Playing in the Name of Mason

February 19, 2012   ·   1 Comments

by Cody Norman

Photo Credit: Stephen Kline

College basketball fans across the nation packed into the Quicken Loans Arena last March. Expecting to see great basketball, those fans were greeted with a welcome surprise. A strange man in a funny suit danced along the stands, directing his band in such a unique fashion that people wide and far lined up for photographs with a regular in the post-tournament “One Shining Moment.”

Despite the Patriots’ nail-biting victory over Villanova in the second round, or even despite the gut-wrenching defeat at the hands of Ohio State in the subsequent round, George Mason University won the 2011 NCAA Tournament.

At least in the mind of Doc Nix.

“In the realm of Ws and Ls and stats on the box score, we didn’t win,” Doc Nix said. “But in terms of showing up and represent­ing ourselves and what we’re about, I think we did win.”

Known for his Mason-themed zoot suits, Dr. Michael Nickens, more commonly known as Doc Nix, has attracted a nation- wide audience and has, in many ways, be- come the face of Mason basketball. “Taking it up a notch and wearing some- thing that stands out just gives everyone that cue and gives me permission to get in front of people and encourage them to clap and sing along,” Doc Nix said. “It’s kind of a code for, ‘Pay attention to this. Th is is part of the performance.’”

While continuing his work as an assistant professor in the School of Music, his alter ego has charmed the NCAA landscape for six years, bringing doubt to which persona is the most real. “It’s like asking, ‘Is Bruce Wayne the real guy or is Batman the real guy? Is Clark Kent the real guy or is Superman the real guy? Is Dr. Michael Nickens the real guy or is Doc Nix the real guy?’ It’s hard to say what’s what,” Doc Nix said.

As a drum major at West Potomac High School, Doc Nix noticed that, as a member of the marching band, he could control an entire football stadium from one spot on the field. He brought the idea to Fairfax just one year after Mason’s historical run to the Final Four and continues to breathe life into a crowded arena.

Despite the Patriots’ inability to unseat No. 5 Notre Dame in the fi rst round of the 2008 NCAA Tournament, Doc Nix made a huge splash in the college basketball landscape as the Green Machine was recognized by a number of sports writers as the most spir- ited pep band in the nation.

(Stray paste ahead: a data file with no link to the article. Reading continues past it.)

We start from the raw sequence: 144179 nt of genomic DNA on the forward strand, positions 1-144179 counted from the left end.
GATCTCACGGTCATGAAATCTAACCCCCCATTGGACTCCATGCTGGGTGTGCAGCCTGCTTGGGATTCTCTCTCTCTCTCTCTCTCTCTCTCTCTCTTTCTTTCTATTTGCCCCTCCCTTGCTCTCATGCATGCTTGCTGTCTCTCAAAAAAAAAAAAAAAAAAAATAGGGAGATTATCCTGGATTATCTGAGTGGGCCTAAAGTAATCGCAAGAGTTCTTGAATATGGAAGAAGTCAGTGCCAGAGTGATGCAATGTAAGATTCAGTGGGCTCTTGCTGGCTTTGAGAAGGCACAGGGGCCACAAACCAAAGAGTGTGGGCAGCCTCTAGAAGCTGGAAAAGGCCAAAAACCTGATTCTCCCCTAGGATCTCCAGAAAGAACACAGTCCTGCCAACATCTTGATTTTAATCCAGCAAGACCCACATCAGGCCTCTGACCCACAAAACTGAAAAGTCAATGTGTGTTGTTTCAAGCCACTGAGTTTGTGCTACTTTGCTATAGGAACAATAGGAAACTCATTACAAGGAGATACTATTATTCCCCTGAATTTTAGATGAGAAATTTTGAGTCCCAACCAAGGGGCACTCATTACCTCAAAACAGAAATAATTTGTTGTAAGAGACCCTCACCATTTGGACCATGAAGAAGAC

“We were at one game – and we were never really in the game,” Doc Nix said. “We were at one game and lost, but we still made enough of an impact to earn that kind of shout-out. Man, that feels so good.”

Last season, Doc Nix and a number of other band directors within the CAA began hosting an event called “Breakfast with the Bands” that is held on the Saturday morn- ing of the CAA Tournament in Richmond.

Providing a unique link between music and athletics, the Green Machine won the 2006 NCAA Final Four “Battle of the Bands” and were named the 2008 and 2009 CAA “Best Pep Band” by CAAZone. com all the while providing one of the best home court advantages in the entire nation.

Doc Nix and the Green Machine have been a driving force behind the Patriots’ incredible success inside the Patriot Center. They played an integral role in the Patriots’ 18-game home winning streak that lasted almost two full years. Th eir fl awless renditions of “Livin’ on a Prayer” and “Killing in the Name” echo throughout the arena, giving Mason what Paul Hewitt called a “solid 5-point advantage.” “In a league where most conference games are decided by 10 points or less, that’s big,” Hewitt said.

“This is as good of a home fi eld advantage as I’ve been around. Th is is as good as it gets.” Wherever the band may travel, they always return with more fans. And, ac- cording to Doc Nix, they return home with more people who recognize George Mason University as the school that has “that strange guy that wears the funny suits directing their band.”

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Readers Comments (1)

  1. Tanja

    I have worked as a csioal worker since 1980 in both state and nonprofit organizations. I visited crowded state institutions, small group homes, and worked with individuals to insure that the best possible care was provided. We even started a small group home in 1987. My Mother is in a nursing home, and one of my friends is a cook there and she uses sign language. Of course, I only experienced signing in English. I think what you are doing to bring sign language to a larger world is fantastic. I pray that you will have great success, and benefit many individuals. (Have you all seen the short 1992 film: Beethoven Lives Upstairs? It is one of my favorite films.) Maybe others have mentioned this film, but you can have access to it on Utube, and elsewhere. I have tried to include it here, but my dyslexia and net skills may cause problems, but please check the film out.Beethoven lives upstairs (5)

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